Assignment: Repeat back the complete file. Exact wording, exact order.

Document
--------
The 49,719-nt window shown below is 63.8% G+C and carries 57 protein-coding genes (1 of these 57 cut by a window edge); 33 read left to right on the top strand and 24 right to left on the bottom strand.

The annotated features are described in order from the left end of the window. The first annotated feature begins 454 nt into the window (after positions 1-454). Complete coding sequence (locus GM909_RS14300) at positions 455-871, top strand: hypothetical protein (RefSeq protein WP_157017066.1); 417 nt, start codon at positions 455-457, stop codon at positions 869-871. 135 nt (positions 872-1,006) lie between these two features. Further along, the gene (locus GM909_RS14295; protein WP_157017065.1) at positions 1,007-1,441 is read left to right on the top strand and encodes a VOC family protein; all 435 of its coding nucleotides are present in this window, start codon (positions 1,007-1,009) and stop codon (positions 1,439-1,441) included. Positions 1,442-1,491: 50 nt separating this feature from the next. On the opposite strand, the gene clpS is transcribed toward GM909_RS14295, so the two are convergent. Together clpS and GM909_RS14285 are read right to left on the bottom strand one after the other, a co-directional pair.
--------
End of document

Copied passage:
The 49,719-nt window shown below is 63.8% G+C and carries 57 protein-coding genes (1 of these 57 cut by a window edge); 33 read left to right on the top strand and 24 right to left on the bottom strand.

The annotated features are described in order from the left end of the window. The first annotated feature begins 454 nt into the window (after positions 1-454). Complete coding sequence (locus GM909_RS14300) at positions 455-871, top strand: hypothetical protein (RefSeq protein WP_157017066.1); 417 nt, start codon at positions 455-457, stop codon at positions 869-871. 135 nt (positions 872-1,006) lie between these two features. Further along, the gene (locus GM909_RS14295; protein WP_157017065.1) at positions 1,007-1,441 is read left to right on the top strand and encodes a VOC family protein; all 435 of its coding nucleotides are present in this window, start codon (positions 1,007-1,009) and stop codon (positions 1,439-1,441) included. Positions 1,442-1,491: 50 nt separating this feature from the next. On the opposite strand, the gene clpS is transcribed toward GM909_RS14295, so the two are convergent. Together clpS and GM909_RS14285 are read right to left on the bottom strand one after the other, a co-directional pair.